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Locations - Lincolnshire






GAINSBOROUGH. Co-op Drapery Dept., Bridge Street. Wire system into the 1950s. Chris Coleman

GAINSBOROUGH. A haberdashery/ladies' outfitters, Market Place. Pneumatic tube system. Chris Coleman

GRIMSBY. Chambers. "Money and receipts whizzed overhead in little gold capsules to the cashiers." Grandma Noddy's website

GRIMSBY. Co-op, Nunsthorpe. "There was the Co-op with those fabulous overhead tills.  The assistant would put your money and bill into a little cup and the wire would zoom it along to the cashier who sat in a little box like an office, she would then send your change and receipt back the same way." Nunsthorpe website

LINCOLN. Bainbridges, 234-237 High Street. Wire system. Rex Broxham

LONG SUTTON. Cross Brothers (drapers), London Road. Two wire system in late 50s/early 60s. Jim Luff

LONG SUTTON. Fletchers (drapers), Market Place. Wire system in late 50s/early 60s. Jim Luff

LOUTH. Godsmarks, Fish Shambles. "I fondly remember watching my pocket money whizzing across Godsmarks 'cash railway' every week as I was buying the latest Airfix kit." Geoff Hill in posting to Francis Frith website 7/4/12

LOUTH. Topliss (silk mercer and draper), 16 Mercer Row. Cash Ball system. "This England", Spring 1975 has photographs of the top and bottom of the liftcashier and service point. Henry Topliss took over the shop in 1882. Miss Lacey ran the business until 1975 when it was taken over by Boyes and completely refurbished. Boyes stores book. The system remained in full working order until 1975. Mrs Proctor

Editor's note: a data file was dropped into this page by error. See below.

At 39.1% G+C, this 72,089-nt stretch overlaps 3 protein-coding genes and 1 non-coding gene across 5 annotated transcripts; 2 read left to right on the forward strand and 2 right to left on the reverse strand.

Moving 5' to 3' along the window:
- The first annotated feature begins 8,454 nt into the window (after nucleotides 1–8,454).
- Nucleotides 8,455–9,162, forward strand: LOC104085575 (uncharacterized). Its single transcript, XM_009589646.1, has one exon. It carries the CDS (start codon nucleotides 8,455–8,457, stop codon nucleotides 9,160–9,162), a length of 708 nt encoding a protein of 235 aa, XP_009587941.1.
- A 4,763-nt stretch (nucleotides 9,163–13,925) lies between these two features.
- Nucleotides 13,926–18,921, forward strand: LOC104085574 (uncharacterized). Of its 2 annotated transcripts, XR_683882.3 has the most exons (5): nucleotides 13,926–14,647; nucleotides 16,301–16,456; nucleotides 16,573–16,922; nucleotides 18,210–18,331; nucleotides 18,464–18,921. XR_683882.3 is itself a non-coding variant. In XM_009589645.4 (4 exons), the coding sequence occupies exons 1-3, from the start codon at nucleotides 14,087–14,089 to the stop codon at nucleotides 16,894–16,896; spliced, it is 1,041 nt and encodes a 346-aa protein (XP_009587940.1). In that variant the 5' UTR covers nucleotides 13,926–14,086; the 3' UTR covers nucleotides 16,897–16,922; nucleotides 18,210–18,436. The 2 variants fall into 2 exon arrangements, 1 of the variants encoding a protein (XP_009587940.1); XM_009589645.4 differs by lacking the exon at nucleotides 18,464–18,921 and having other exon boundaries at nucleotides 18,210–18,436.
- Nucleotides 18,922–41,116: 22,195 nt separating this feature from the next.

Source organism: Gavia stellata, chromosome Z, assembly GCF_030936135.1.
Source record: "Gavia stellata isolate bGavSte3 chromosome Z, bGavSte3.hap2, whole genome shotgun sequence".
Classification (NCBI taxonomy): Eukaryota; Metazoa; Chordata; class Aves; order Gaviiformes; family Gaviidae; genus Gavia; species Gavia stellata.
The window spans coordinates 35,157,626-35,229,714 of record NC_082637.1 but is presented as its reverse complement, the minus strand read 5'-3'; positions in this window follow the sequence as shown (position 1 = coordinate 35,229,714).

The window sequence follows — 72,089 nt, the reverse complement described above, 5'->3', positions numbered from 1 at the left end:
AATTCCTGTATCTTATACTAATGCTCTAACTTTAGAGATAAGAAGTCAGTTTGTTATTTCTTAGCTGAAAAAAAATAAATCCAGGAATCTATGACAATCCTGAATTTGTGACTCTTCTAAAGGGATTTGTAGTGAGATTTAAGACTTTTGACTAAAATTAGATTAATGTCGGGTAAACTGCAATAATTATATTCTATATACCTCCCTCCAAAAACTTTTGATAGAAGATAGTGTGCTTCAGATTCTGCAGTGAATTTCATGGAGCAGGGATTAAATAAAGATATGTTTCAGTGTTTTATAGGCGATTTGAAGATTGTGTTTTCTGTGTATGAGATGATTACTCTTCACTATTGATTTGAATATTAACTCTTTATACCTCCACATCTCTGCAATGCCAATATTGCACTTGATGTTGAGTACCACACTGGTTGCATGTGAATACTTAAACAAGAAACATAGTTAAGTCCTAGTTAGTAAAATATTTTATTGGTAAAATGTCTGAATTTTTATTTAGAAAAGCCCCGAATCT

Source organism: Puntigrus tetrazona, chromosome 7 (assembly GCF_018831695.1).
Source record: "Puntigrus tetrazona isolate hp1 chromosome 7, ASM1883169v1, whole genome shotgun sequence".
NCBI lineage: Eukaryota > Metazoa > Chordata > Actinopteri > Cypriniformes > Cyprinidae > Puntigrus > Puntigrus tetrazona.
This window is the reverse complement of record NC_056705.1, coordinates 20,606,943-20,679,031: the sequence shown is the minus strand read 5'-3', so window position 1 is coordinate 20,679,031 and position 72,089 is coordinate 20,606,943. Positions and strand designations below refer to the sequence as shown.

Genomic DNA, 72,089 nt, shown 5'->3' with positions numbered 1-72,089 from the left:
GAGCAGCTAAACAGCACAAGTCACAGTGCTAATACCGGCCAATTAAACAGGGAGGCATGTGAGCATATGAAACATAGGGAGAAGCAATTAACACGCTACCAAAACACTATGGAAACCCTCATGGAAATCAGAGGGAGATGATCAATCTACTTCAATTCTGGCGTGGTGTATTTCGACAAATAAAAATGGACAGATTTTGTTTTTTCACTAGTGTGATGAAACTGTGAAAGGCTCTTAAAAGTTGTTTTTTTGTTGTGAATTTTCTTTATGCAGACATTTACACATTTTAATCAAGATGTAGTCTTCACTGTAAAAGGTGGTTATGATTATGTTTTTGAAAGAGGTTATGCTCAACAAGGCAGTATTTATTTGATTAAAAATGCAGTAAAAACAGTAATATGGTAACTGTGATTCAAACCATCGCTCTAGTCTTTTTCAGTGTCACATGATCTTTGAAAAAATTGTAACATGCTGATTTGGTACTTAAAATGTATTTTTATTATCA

SCUNTHORPE. Co-op, High Street. Dart Cash pneumatic tube system. In 1931 Mr Waite of Dart Cash visited and checked the time taken for a carrier to be returned to the tobacco kiosk. It was 8 seconds. Dart recommended coloured carriers to make it easier for the cash girl to distinguish them and sent a carrier guage for checking the wear on the felts. (Letter from W.A.Edwards, director of Dart Cash, 27/7/1931)

SCUNTHORPE. Co-op, Ashby High Street. "In a tiny raised office at the far end was the cashier... Like a spider's web wires ran from different points on the counter, carrying brass torpedo shaped containers on overhead runners to the cashiers office. These could be opened to take the customer's payment along with the receipt issued by the assistant who served you. With every transaction there was a receipt for the customers as well... With a sharp tug the assistant would send the 'torpedo' shooting off to be dealt with by the cashier. As a child I never could understand how it worked. These torpedos seemed to have a life of their own, shooting back and forth across the ceiling." Scunthorpe Evening Telegraph, 2 May 1998, p.5

STAMFORD. Co-op. Numbers 44 and 45 High Street were purchased, rebuilt and reopened as the the drapery, tailoring and shoe department. (Later Wilco and now known as Wilkinson's.) This is particularly remembered for its 'cash railway'. the Lamson Pneumatic Tube system which conveyed the cash in metal canisters to the cashier." Stamford Living June 2016 p. 29

STAMFORD. Coop Grocery, St Paul's Street. "Thought it was the wonder of the age - utterly fascinating!" John Tyers in posting to Ancestor Gateway Forum, 14/10/09

STAMFORD. Maypole. "The fascinating payment system where the bill and cash were put into a metal cylindeer which whizzed along on an overhead wire pulley system to the main cashier's office and any change would then be returned back to the counter for the customer?" Premises are now Edinburgh Woollen Mill. Gillian Hill in posting to Ancestor Gateway Forum, 13/10/09